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Date: 2018-12-10

Binance - What is it?

Binance is a "crypto" exchange designed to provide "crypto / crypto" exchange capacity for the burgeoning "alt coin" market...

Originally based in China, and now firmly in Hong Kong, the system is the most popular in terms of providing users with the ability to exchange the likes of Bitcoin or Ethereum for some of the more obscure "coins" available today. It has over 6,000,000 users.

To fully understand where Binance fits into the "crypto" landscape, you have to realize that you cannot "trade" USD for most "alt" coins, especially those which are quite new or somewhat obscure.

For example, if you had just been a part of an ICO, or wanted to invest into something like Verge (XVG), you cannot do that through Coinbase, or any of the other large "fiat/crypto" exchanges. The reason for this is mostly profitability; those exchanges simply want to provide a direct point of access for anyone looking to send/receive "Bitcoin" - they don't really dabble in any other tokens, part from others that retain their value (Ethereum etc).

To this end, when you look at the likes of Verge, Harbor and a number of other "coins" that could be making massive gains in the following few months, you have to understand that you need to look at the underlying way in which the system is able to work. Binance provides a central way through which you're able to exchange BTC for almost any other token, allowing you to make more esoteric investments that may - or may not - pay off big time. We've found that Binance is a very reliable service, although it's come under scrutiny recently due to ownership issues. Considering this, it's definitely worth doing some homework before looking into the system as a whole...

What Is Binance?

Binance provides a "platform" through which you're able to "trade" various "crypto" tokens with other people. You don't do this directly; you basically exchange your BTC or "other" alt coin with Binance in exchange for a collection of "Binance Coins". Your crypto tokens are then placed into a central pool, which is then exchanged with someone else for their "Binance Coins".

The system works extremely well, and apart from a number of potenetial security breaches, has served its 6,000,000+ users with continued service. Unfortunately, this does not mean that it's an effective system or one you should trust.

The underlying problem with Binance is a question of trust. If you trust the system enough to allow it to take your tokens and transfer them to someone else, you'll be able to make significant gains from it. However, this does take a significant amount of understanding on your part.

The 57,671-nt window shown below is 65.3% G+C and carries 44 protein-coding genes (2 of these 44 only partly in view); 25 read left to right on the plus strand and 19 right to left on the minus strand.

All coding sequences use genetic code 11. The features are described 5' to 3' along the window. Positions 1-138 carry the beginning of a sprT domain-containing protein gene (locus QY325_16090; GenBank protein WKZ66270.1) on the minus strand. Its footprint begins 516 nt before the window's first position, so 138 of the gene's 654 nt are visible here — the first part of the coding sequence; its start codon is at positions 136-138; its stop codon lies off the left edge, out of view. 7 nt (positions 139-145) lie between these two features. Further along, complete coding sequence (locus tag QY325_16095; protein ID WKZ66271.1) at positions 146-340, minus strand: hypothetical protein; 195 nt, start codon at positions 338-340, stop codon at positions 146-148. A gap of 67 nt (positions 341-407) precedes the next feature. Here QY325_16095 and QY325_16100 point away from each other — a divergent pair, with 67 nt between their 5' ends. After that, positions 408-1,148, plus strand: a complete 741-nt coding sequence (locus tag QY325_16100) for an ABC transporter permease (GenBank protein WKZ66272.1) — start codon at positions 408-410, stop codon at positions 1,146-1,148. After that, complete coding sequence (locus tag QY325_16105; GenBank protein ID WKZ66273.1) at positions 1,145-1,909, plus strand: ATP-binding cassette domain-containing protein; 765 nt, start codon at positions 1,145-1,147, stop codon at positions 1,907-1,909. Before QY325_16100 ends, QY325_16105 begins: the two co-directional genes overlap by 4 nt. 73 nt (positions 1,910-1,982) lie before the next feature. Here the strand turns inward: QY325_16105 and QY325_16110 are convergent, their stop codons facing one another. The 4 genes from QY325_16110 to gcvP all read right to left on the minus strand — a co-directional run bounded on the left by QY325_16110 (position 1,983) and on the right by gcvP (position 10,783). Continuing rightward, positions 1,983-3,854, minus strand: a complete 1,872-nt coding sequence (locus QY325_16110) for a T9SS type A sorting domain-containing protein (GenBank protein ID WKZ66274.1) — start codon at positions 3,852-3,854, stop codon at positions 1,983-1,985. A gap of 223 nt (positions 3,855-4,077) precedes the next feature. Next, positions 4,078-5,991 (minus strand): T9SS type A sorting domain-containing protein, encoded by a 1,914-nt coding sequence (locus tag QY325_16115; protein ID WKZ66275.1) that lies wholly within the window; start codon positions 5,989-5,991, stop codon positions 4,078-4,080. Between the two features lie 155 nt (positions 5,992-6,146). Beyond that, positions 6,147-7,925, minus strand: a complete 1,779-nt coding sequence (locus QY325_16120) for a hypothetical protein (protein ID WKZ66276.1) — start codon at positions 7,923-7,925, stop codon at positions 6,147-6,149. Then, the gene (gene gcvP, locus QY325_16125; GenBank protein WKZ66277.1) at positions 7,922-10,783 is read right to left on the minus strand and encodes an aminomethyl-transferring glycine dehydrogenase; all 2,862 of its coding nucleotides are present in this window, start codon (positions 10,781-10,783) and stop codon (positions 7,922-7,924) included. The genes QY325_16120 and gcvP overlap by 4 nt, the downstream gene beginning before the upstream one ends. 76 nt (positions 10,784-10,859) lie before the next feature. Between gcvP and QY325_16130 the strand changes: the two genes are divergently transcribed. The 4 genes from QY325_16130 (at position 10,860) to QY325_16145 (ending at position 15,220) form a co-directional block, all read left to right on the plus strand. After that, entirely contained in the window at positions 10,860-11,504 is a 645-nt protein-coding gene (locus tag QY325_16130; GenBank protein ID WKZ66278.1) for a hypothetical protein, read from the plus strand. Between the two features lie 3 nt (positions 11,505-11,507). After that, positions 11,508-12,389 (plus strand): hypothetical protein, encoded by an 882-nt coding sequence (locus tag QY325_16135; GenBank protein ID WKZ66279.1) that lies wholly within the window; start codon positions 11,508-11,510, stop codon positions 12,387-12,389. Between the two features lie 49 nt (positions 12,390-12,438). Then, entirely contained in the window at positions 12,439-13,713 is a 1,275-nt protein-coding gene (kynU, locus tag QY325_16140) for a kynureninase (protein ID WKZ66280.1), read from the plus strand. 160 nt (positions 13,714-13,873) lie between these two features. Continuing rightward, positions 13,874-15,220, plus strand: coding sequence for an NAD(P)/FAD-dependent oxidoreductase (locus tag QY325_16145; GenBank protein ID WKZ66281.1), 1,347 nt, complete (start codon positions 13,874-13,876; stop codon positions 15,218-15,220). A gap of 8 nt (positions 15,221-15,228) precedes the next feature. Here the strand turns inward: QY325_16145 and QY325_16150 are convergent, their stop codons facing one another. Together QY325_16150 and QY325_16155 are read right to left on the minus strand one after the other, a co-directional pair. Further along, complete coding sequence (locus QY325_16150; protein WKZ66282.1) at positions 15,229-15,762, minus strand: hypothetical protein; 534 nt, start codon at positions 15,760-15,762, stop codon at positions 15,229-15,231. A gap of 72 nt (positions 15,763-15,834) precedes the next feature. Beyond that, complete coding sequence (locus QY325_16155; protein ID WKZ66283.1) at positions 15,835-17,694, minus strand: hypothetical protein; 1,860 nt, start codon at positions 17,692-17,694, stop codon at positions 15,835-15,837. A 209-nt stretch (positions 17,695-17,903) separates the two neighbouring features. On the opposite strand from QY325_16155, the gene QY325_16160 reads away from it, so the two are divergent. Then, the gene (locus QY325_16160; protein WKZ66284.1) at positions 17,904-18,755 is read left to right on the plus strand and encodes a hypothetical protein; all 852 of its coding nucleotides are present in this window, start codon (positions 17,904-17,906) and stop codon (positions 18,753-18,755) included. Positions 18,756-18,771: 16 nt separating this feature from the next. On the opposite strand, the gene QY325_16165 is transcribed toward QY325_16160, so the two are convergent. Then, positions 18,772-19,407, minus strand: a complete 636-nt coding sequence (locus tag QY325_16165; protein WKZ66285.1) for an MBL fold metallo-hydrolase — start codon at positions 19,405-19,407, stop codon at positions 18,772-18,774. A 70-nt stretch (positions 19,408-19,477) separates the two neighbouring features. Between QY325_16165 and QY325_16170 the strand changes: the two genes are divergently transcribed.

The big problem is that it's based in Hong Kong (not in the US). Whilst not an issue in itself, the core problem with the system is that it has no central authority with which to raise concerns - it basically is a free-for-all, allowing anyone to sign up and begin trading.

This is why many "governments" are trying to regulate the systems - to ensure they are not used by gangs, organized crime and the swathes of other miscreants to try and grow their illicit trade around the world. For this reason, Binance's lack of self-regulation has made it an increasing target for regulators in the likes of China and Japan.

Again, nothing has actually happened with the system to date... but with its growing user base and ability to trade some of the most obscure "crypto" tokens, people have identified it as one of the biggest targets for the regulators...

How To Use It

As mentioned, "Binance" is used for "crypto / crypto" trades.

The reason it does not accept "fiat" currencies is simply because of the complications associated with that sort of business. The minute you accept "real" money for your services, you are not only liable to a particular country's jurisdiction but also their tax laws etc.

This is not to say Binance has avoided any of these; it's just not a feasible economic model.

The likes of CoinBase work as a "retailer" of Bitcoin - buying the "coins" at a low price from another company, and essentially "selling" them on for a larger profit. This makes them a legitimate business, and can therefore report their income / profit to the IRS and SEC with impunity.

The problem with Binance is that it doesn't act as a "retailer"; more a "conduit" for any of the other "alt" coins which may provide users with the ability to exchange their purchased - or earned - tokens for more valuable "currency". Doing this gives you the ability to determine exactly what you're doing...